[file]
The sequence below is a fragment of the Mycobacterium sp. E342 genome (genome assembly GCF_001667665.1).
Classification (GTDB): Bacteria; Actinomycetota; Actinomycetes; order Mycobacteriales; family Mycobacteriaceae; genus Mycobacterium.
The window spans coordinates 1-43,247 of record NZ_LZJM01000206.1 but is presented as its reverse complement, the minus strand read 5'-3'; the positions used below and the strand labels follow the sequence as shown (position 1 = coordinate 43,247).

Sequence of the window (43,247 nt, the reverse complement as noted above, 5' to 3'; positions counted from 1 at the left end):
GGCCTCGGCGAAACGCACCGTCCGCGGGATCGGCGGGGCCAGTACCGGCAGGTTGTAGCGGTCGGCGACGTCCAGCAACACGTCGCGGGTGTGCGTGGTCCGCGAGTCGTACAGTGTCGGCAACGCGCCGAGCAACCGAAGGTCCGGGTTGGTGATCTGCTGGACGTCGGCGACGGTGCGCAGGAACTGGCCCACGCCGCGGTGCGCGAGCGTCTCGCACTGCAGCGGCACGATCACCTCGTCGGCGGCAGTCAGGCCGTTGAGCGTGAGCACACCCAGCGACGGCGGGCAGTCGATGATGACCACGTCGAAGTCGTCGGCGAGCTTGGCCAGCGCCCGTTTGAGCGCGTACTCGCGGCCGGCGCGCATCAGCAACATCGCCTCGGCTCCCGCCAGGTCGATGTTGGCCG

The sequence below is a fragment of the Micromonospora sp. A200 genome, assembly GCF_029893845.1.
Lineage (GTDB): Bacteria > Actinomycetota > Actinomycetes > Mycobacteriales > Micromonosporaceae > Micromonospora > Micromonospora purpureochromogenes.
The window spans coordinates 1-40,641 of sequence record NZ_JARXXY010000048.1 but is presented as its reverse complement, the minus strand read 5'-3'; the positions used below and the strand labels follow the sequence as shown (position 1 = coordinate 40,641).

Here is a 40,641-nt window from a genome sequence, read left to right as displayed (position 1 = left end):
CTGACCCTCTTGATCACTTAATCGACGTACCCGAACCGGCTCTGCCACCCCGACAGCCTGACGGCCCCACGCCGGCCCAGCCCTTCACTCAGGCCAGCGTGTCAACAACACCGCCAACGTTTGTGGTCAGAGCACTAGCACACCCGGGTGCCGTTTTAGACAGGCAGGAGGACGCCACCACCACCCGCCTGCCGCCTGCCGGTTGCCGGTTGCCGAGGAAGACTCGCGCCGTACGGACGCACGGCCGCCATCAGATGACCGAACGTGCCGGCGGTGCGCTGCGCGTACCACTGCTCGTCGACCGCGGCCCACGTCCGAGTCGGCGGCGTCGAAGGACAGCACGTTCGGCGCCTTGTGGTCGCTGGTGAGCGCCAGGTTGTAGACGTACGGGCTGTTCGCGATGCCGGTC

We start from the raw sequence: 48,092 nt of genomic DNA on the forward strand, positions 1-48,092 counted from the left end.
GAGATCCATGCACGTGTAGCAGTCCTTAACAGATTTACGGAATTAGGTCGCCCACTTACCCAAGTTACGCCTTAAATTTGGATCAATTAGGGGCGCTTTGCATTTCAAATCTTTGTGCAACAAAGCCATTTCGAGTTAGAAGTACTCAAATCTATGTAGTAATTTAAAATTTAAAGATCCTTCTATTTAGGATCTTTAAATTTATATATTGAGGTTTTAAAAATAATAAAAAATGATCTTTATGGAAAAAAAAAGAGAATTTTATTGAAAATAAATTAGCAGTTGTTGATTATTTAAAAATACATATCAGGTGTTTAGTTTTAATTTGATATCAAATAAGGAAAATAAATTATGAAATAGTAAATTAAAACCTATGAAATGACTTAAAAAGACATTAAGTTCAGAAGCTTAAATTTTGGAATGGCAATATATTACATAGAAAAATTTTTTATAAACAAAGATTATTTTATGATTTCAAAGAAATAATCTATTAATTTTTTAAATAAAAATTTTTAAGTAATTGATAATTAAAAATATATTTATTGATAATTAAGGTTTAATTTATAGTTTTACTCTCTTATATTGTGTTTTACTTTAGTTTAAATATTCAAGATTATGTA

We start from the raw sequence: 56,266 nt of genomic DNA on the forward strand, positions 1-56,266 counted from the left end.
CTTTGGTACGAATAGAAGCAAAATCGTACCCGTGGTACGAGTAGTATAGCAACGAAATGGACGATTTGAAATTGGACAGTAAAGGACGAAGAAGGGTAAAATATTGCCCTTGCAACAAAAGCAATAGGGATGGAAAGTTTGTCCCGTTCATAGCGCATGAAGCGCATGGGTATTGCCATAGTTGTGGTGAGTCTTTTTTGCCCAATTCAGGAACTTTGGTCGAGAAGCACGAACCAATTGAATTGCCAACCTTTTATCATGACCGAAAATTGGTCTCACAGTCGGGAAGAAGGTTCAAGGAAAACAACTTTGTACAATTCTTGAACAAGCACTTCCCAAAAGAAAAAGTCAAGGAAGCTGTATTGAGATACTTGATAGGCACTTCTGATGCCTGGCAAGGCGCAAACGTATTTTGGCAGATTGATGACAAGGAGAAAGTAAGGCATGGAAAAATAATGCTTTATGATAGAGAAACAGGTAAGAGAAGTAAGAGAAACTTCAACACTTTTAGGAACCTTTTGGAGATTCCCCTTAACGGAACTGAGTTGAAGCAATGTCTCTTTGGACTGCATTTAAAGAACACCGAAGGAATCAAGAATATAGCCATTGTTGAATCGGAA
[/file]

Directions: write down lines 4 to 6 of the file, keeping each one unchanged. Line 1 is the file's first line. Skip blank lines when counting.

Sequence of the window (43,247 nt, the reverse complement as noted above, 5' to 3'; positions counted from 1 at the left end):
GGCCTCGGCGAAACGCACCGTCCGCGGGATCGGCGGGGCCAGTACCGGCAGGTTGTAGCGGTCGGCGACGTCCAGCAACACGTCGCGGGTGTGCGTGGTCCGCGAGTCGTACAGTGTCGGCAACGCGCCGAGCAACCGAAGGTCCGGGTTGGTGATCTGCTGGACGTCGGCGACGGTGCGCAGGAACTGGCCCACGCCGCGGTGCGCGAGCGTCTCGCACTGCAGCGGCACGATCACCTCGTCGGCGGCAGTCAGGCCGTTGAGCGTGAGCACACCCAGCGACGGCGGGCAGTCGATGATGACCACGTCGAAGTCGTCGGCGAGCTTGGCCAGCGCCCGTTTGAGCGCGTACTCGCGGCCGGCGCGCATCAGCAACATCGCCTCGGCTCCCGCCAGGTCGATGTTGGCCG

The sequence below is a fragment of the Micromonospora sp. A200 genome, assembly GCF_029893845.1.